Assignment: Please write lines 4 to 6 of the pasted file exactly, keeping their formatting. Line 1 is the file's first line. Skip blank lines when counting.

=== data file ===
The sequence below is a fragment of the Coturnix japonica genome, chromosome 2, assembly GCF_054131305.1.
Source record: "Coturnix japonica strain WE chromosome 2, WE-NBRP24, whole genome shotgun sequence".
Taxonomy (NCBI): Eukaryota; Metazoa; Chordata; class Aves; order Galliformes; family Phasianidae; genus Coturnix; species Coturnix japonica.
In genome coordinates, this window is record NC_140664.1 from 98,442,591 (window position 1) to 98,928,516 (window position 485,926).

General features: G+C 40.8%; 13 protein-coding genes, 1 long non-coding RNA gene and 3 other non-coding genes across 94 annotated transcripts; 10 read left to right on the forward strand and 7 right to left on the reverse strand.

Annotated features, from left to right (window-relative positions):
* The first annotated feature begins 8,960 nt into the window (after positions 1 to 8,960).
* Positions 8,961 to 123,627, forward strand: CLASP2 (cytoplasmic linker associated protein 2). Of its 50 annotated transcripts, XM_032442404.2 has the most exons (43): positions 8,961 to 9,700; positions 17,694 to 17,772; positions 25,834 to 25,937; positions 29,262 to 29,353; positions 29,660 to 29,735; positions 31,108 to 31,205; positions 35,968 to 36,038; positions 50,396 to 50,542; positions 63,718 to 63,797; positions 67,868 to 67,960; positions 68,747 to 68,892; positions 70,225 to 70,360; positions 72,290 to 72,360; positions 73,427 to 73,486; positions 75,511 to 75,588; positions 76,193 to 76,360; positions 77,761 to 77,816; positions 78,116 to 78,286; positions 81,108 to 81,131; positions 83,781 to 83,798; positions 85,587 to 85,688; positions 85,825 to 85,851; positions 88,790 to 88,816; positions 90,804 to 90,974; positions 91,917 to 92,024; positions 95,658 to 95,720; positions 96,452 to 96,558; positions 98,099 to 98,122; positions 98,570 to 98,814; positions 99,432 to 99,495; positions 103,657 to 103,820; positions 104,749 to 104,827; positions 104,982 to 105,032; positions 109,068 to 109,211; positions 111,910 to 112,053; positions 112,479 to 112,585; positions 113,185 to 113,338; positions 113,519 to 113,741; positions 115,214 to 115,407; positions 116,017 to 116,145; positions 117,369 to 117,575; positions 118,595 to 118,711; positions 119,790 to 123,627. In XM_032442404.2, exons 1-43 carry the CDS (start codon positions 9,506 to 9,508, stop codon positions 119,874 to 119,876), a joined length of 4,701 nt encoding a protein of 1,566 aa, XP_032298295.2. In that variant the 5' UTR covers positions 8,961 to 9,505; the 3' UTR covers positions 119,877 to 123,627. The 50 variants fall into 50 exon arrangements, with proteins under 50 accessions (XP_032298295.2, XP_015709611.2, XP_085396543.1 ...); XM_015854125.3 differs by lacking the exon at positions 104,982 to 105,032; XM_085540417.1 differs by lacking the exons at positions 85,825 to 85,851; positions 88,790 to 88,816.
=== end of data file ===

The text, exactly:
In genome coordinates, this window is record NC_140664.1 from 98,442,591 (window position 1) to 98,928,516 (window position 485,926).

General features: G+C 40.8%; 13 protein-coding genes, 1 long non-coding RNA gene and 3 other non-coding genes across 94 annotated transcripts; 10 read left to right on the forward strand and 7 right to left on the reverse strand.

Annotated features, from left to right (window-relative positions):